Click here to skip to content

Welfare Reform on the Web (February 2002): Welfare State - Overseas

MAKING WELFARE FOR FUTURE GENERATIONS

T. Fitzpatrick

Social Policy and Administration, vol. 52, 2001, p. 506-520

Author attempts to create a new temporal framework for social policy based upon the principles of "sustainable justice". Argues that reconciling the interests of present and future generations of poor people requires the design of a new property regime. An "ecosocial" regime is then defined as being concerned with:

  • collective ownership of natural resources;
  • private ownership, in the form of an ecosocial dividend;
  • sustainability, as steered through green taxes, so that overall capital stock does not decline, and the future inherits a level of well-being at least equal to our own;
  • a new political economy which subdues financial globalisation.

REGIMES ON PILLARS: ALTERNATIVE WELFARE STATE LOGICS AND DYNAMICS

R. E. Gooden and M. Rein

Public Administration, vol. 79, 2001, p. 769-801

Describes social welfare provision in terms of "regimes" and "pillars". Regimes describe who receives the benefits and on what conditions; pillars describe who pays for and who provides the benefits. There are historical associations and "natural" affinities between certain regimes and certain pillars, but there is also scope for novel combinations and recombinations in contemporary welfare state reform.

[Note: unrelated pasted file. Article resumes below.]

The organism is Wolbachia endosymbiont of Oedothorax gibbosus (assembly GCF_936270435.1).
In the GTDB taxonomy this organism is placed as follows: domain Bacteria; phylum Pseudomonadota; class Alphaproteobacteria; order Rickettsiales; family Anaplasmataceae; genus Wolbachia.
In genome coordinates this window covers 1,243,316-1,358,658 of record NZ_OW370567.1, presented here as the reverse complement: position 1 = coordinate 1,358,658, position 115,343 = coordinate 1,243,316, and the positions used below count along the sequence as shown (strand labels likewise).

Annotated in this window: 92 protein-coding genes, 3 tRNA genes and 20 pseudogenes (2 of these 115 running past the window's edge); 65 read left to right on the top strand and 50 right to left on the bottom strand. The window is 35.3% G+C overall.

VETO PLAYERS, GLOBALIZATION AND THE REDISTRIBUTIVE CAPACITY OF THE STATE

M.M.L. Crepaz

Journal of Public Policy, vol. 21, 2001, p. 1-22

Globalization is alleged to restrict the state's capacity to fulfil its welfare function in advanced capitalist societies. Paper tests empirically the redistributive capacity of the state operationalized as the difference in the percentage of households living below 50% of the median income in their country before taxes and transfers and after taxes and transfers, based on the latest Luxembourg Income Study data. Results indicate that globalization and collective veto points have consistently positive effects on the redistributive capacity of the state while competitive veto points consistently have a negative effect. Veto points are sets of domestic political institutions.

Search Welfare Reform on the Web